ATHENS Jan 18 Greece's parliament voted early
on Friday to probe former Finance Minister George
Papaconstantinou for his role in a scandal over a list of
potential tax evaders that has rattled the fragile ruling
In a relief for the government, Socialist chief Evangelos
Venizelos, a former finance minister and one of three coalition
leaders, escaped an inquiry into his handling of the list after
lawmakers voted by a wide margin against the move.
A motion to investigate former prime ministers Lucas
Papademos, a technocrat, and George Papandreou, a Socialist, was
also defeated in the late-night parliamentary vote.
The "Lagarde list" of about 2,000 Greeks with money stashed
in Switzerland has exploded into the latest political scandal in
Greece, with many angry that successive governments failed to
pursue those on the list while heaping austerity cuts on
Tax evasion is a major problem in Greece, which tumbled into
unsustainable debt by years of spending more than it brought in.
Twists and turns in the scandal - including revelations that
the list was misplaced, locked away in a cabinet, copied and
tampered with - have further tainted a political class widely
seen as corrupt and to blame for the nation's financial crisis.
Only the motion to investigate Papaconstantinou - expelled
from the socialist PASOK party after names of three of his
relatives were deleted from the list - was expected to pass
since it was backed by Prime Minister Antonis Samaras's
government. 265 out of 294 lawmakers backed the motion in the
Samaras has resisted calls by the opposition Syriza party to
support a probe into his fellow coalition leader Venizelos, who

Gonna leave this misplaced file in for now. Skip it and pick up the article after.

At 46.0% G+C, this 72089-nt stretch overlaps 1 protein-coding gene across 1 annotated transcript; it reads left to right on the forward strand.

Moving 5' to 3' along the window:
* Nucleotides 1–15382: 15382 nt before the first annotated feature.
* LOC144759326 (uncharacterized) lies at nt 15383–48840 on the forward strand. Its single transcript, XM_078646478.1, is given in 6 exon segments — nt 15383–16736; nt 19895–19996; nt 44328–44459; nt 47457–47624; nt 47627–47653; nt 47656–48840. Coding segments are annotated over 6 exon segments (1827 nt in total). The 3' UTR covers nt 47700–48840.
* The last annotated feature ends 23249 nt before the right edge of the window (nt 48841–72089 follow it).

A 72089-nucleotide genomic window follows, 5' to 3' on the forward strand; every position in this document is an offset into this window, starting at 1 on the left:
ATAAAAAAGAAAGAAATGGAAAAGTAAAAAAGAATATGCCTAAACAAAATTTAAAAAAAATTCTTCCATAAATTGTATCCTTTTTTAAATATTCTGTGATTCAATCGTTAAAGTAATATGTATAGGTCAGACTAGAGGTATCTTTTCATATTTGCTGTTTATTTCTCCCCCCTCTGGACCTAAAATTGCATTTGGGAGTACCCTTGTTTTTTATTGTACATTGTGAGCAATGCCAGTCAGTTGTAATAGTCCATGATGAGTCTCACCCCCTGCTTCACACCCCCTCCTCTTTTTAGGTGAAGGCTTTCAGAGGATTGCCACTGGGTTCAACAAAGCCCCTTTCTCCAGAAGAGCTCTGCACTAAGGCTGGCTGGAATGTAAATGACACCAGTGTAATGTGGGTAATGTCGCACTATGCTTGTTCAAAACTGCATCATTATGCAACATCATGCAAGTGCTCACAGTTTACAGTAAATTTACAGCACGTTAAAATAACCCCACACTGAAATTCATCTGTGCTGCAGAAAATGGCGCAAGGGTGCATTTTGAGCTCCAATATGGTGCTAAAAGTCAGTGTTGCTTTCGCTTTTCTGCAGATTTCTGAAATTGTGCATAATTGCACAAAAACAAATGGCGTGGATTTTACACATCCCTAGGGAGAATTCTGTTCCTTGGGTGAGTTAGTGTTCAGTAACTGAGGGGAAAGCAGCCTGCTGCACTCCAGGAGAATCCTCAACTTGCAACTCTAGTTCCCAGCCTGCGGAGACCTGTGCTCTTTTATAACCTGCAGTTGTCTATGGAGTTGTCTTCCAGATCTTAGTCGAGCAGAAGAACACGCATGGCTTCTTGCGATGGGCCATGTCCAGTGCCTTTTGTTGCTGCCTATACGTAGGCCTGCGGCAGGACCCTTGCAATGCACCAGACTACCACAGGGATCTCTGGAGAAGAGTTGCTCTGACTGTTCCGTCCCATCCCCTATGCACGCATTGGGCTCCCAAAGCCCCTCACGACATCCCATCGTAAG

was given the list when he succeeded Papaconstantinou in the
finance minister post but took no action on it.
"Just like the Mafia, you abandon the weakest link to the
dogs to cover up the case," Syriza's 38-year old leader Alexis
Tsipras said before the vote.
"They kept the file a well-kept secret at a time when they
raided wages and pensions, claiming that they had no other
choice," said Zoe Konstantopoulou, another Syriza deputy.
A motion to investigate former prime ministers Papademos, a
former European Central Bank deputy president, and Papandreou,
of PASOK, failed to attract broader support since being proposed
by the right-wing Independent Greeks and far-right Golden Dawn
The Lagarde list, named after former French finance minister
Christine Lagarde who is now International Monetary Fund
president, was first given to Athens by the French government in
2010. Little was heard of it until its existence was revealed in
September last year.
It then quickly became a political hot potato, with Greek
authorities coming under fire for arresting a magazine editor
who published the list. He was later cleared of charges of
violating privacy laws.
The deepening scandal around the list threatens to undermine
Samaras's government, which has secured aid from foreign lenders
to avert a national bankruptcy but remains beset with internal
rifts over a painful austerity program the country must follow.
Samaras's refusal to back a probe into Venizelos has already
cost the ruling coalition the support of three lawmakers - two
from the small Democratic Left party were expelled for backing
such a probe while one PASOK lawmaker resigned in protest.
That left Samaras's ruling coalition with the support of
just 163 deputies in the 300-seat parliament, but still with
more than the 151 deputies needed to force an investigation.
Papaconstantinou, a U.S. and British-educated economist who
served under Papandreou, has denied tampering with the list, and
says he is the victim of an attempt to incriminate him.
"If I wanted to do such tampering, would I have done it in a
way that implicates me so blatantly?" he told parliament on
Thursday ahead of the vote.
"Could I not have, for example, removed not just the three
names of my relatives but 10, 20, 50 more in order to muddy the
waters? Names that would implicate others and not just myself?"
He denied he had lost a CD with the list, saying: "I gave it
to my secretary to keep it safe and I don't know where it is
today - if it's somewhere in the ministry, or if something else